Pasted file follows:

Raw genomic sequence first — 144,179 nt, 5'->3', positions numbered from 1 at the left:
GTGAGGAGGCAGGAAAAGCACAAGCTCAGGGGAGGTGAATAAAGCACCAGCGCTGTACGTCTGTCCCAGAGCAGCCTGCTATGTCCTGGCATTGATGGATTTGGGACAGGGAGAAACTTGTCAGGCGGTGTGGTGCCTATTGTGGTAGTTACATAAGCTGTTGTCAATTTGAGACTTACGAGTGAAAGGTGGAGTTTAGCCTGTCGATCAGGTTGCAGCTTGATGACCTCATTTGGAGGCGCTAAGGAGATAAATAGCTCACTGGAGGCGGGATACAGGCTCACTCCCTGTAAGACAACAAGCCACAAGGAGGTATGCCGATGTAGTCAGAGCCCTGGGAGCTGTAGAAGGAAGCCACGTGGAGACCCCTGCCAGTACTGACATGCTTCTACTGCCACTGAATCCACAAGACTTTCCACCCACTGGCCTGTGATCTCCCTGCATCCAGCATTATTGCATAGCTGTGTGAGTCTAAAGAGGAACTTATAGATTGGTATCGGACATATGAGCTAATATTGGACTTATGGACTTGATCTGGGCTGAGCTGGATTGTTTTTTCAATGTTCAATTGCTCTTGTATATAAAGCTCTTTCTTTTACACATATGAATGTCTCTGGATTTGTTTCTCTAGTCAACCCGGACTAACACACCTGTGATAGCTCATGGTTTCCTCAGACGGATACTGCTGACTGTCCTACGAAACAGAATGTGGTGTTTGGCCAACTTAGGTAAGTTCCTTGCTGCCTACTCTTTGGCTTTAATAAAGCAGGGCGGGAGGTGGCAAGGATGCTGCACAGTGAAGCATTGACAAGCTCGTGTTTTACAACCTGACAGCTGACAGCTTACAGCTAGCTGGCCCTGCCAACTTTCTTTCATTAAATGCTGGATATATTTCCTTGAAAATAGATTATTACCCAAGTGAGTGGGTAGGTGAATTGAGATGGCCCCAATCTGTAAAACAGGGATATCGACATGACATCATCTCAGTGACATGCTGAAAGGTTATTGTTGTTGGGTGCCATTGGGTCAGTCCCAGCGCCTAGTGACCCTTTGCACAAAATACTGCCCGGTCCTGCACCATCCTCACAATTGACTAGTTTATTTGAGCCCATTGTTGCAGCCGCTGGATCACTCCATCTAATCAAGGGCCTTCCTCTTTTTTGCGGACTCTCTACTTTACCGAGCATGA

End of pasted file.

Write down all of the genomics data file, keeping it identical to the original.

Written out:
Raw genomic sequence first — 144,179 nt, 5'->3', positions numbered from 1 at the left:
GTGAGGAGGCAGGAAAAGCACAAGCTCAGGGGAGGTGAATAAAGCACCAGCGCTGTACGTCTGTCCCAGAGCAGCCTGCTATGTCCTGGCATTGATGGATTTGGGACAGGGAGAAACTTGTCAGGCGGTGTGGTGCCTATTGTGGTAGTTACATAAGCTGTTGTCAATTTGAGACTTACGAGTGAAAGGTGGAGTTTAGCCTGTCGATCAGGTTGCAGCTTGATGACCTCATTTGGAGGCGCTAAGGAGATAAATAGCTCACTGGAGGCGGGATACAGGCTCACTCCCTGTAAGACAACAAGCCACAAGGAGGTATGCCGATGTAGTCAGAGCCCTGGGAGCTGTAGAAGGAAGCCACGTGGAGACCCCTGCCAGTACTGACATGCTTCTACTGCCACTGAATCCACAAGACTTTCCACCCACTGGCCTGTGATCTCCCTGCATCCAGCATTATTGCATAGCTGTGTGAGTCTAAAGAGGAACTTATAGATTGGTATCGGACATATGAGCTAATATTGGACTTATGGACTTGATCTGGGCTGAGCTGGATTGTTTTTTCAATGTTCAATTGCTCTTGTATATAAAGCTCTTTCTTTTACACATATGAATGTCTCTGGATTTGTTTCTCTAGTCAACCCGGACTAACACACCTGTGATAGCTCATGGTTTCCTCAGACGGATACTGCTGACTGTCCTACGAAACAGAATGTGGTGTTTGGCCAACTTAGGTAAGTTCCTTGCTGCCTACTCTTTGGCTTTAATAAAGCAGGGCGGGAGGTGGCAAGGATGCTGCACAGTGAAGCATTGACAAGCTCGTGTTTTACAACCTGACAGCTGACAGCTTACAGCTAGCTGGCCCTGCCAACTTTCTTTCATTAAATGCTGGATATATTTCCTTGAAAATAGATTATTACCCAAGTGAGTGGGTAGGTGAATTGAGATGGCCCCAATCTGTAAAACAGGGATATCGACATGACATCATCTCAGTGACATGCTGAAAGGTTATTGTTGTTGGGTGCCATTGGGTCAGTCCCAGCGCCTAGTGACCCTTTGCACAAAATACTGCCCGGTCCTGCACCATCCTCACAATTGACTAGTTTATTTGAGCCCATTGTTGCAGCCGCTGGATCACTCCATCTAATCAAGGGCCTTCCTCTTTTTTGCGGACTCTCTACTTTACCGAGCATGA